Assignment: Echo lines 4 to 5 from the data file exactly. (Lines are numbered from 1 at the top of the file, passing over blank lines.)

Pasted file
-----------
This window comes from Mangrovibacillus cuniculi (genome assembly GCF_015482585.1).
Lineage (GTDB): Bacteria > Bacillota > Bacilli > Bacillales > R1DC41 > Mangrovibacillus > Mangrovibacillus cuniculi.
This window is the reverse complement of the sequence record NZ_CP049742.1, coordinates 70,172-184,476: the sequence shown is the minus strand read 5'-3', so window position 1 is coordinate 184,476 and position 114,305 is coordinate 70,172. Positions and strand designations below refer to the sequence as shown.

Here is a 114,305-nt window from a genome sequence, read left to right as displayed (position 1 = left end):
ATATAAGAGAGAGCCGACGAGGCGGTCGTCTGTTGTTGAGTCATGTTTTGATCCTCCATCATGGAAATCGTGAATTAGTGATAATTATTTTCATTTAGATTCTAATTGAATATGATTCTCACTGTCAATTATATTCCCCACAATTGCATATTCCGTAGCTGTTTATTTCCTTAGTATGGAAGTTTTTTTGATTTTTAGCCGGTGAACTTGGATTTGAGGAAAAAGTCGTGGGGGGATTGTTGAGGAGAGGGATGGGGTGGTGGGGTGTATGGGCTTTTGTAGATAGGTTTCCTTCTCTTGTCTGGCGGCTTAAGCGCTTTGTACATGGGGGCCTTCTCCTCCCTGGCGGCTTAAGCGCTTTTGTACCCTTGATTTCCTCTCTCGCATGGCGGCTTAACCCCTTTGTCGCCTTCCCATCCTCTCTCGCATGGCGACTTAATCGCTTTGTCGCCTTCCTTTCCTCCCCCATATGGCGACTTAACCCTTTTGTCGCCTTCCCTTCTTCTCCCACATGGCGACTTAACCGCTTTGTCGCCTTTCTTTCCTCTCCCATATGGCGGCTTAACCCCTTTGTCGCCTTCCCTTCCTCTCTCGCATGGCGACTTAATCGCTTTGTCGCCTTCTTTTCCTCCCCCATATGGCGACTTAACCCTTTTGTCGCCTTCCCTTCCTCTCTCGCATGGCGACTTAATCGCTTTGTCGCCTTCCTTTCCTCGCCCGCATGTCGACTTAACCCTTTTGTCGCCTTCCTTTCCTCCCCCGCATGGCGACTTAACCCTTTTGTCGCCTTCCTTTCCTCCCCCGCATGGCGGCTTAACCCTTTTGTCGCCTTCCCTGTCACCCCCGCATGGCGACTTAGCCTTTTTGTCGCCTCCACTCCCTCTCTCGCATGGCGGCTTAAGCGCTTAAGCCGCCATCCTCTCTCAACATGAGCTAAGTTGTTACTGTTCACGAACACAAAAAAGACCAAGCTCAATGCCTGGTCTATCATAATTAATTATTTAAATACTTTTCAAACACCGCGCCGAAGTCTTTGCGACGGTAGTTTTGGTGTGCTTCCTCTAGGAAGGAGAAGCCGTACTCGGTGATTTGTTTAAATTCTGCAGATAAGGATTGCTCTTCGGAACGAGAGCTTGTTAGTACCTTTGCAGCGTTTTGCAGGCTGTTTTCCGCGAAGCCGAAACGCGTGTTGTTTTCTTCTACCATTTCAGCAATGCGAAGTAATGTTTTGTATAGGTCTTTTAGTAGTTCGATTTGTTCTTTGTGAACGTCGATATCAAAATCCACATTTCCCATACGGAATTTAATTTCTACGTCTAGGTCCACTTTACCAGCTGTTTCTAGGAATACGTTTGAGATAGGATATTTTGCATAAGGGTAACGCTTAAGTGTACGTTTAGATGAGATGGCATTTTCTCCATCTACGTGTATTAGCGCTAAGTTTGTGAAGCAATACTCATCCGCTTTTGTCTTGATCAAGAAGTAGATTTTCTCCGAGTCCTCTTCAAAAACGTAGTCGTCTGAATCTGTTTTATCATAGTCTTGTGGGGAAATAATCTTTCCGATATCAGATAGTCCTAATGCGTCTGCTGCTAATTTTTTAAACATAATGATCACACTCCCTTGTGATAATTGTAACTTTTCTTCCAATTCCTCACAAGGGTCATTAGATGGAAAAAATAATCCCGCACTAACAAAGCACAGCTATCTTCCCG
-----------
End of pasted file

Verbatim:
Here is a 114,305-nt window from a genome sequence, read left to right as displayed (position 1 = left end):
ATATAAGAGAGAGCCGACGAGGCGGTCGTCTGTTGTTGAGTCATGTTTTGATCCTCCATCATGGAAATCGTGAATTAGTGATAATTATTTTCATTTAGATTCTAATTGAATATGATTCTCACTGTCAATTATATTCCCCACAATTGCATATTCCGTAGCTGTTTATTTCCTTAGTATGGAAGTTTTTTTGATTTTTAGCCGGTGAACTTGGATTTGAGGAAAAAGTCGTGGGGGGATTGTTGAGGAGAGGGATGGGGTGGTGGGGTGTATGGGCTTTTGTAGATAGGTTTCCTTCTCTTGTCTGGCGGCTTAAGCGCTTTGTACATGGGGGCCTTCTCCTCCCTGGCGGCTTAAGCGCTTTTGTACCCTTGATTTCCTCTCTCGCATGGCGGCTTAACCCCTTTGTCGCCTTCCCATCCTCTCTCGCATGGCGACTTAATCGCTTTGTCGCCTTCCTTTCCTCCCCCATATGGCGACTTAACCCTTTTGTCGCCTTCCCTTCTTCTCCCACATGGCGACTTAACCGCTTTGTCGCCTTTCTTTCCTCTCCCATATGGCGGCTTAACCCCTTTGTCGCCTTCCCTTCCTCTCTCGCATGGCGACTTAATCGCTTTGTCGCCTTCTTTTCCTCCCCCATATGGCGACTTAACCCTTTTGTCGCCTTCCCTTCCTCTCTCGCATGGCGACTTAATCGCTTTGTCGCCTTCCTTTCCTCGCCCGCATGTCGACTTAACCCTTTTGTCGCCTTCCTTTCCTCCCCCGCATGGCGACTTAACCCTTTTGTCGCCTTCCTTTCCTCCCCCGCATGGCGGCTTAACCCTTTTGTCGCCTTCCCTGTCACCCCCGCATGGCGACTTAGCCTTTTTGTCGCCTCCACTCCCTCTCTCGCATGGCGGCTTAAGCGCTTAAGCCGCCATCCTCTCTCAACATGAGCTAAGTTGTTACTGTTCACGAACACAAAAAAGACCAAGCTCAATGCCTGGTCTATCATAATTAATTATTTAAATACTTTTCAAACACCGCGCCGAAGTCTTTGCGACGGTAGTTTTGGTGTGCTTCCTCTAGGAAGGAGAAGCCGTACTCGGTGATTTGTTTAAATTCTGCAGATAAGGATTGCTCTTCGGAACGAGAGCTTGTTAGTACCTTTGCAGCGTTTTGCAGGCTGTTTTCCGCGAAGCCGAAACGCGTGTTGTTTTCTTCTACCATTTCAGCAATGCGAAGTAATGTTTTGTATAGGTCTTTTAGTAGTTCGATTTGTTCTTTGTGAACGTCGATATCAAAATCCACATTTCCCATACGGAATTTAATTTCTACGTCTAGGTCCACTTTACCAGCTGTTTCTAGGAATACGTTTGAGATAGGATATTTTGCATAAGGGTAACGCTTAAGTGTACGTTTAGATGAGATGGCATTTTCTCCATCTACGTGTATTAGCGCTAAGTTTGTGAAGCAATACTCATCCGCTTTTGTCTTGATCAAGAAGTAGATTTTCTCCGAGTCCTCTTCAAAAACGTAGTCGTCTGAATCTGTTTTATCATAGTCTTGTGGGGAAATAATCTTTCCGATATCAGATAGTCCTAATGCGTCTGCTGCTAATTTTTTAAACATAATGATCACACTCCCTTGTGATAATTGTAACTTTTCTTCCAATTCCTCACAAGGGTCATTAGATGGAAAAAATAATCCCGCACTAACAAAGCACAGCTATCTTCCCG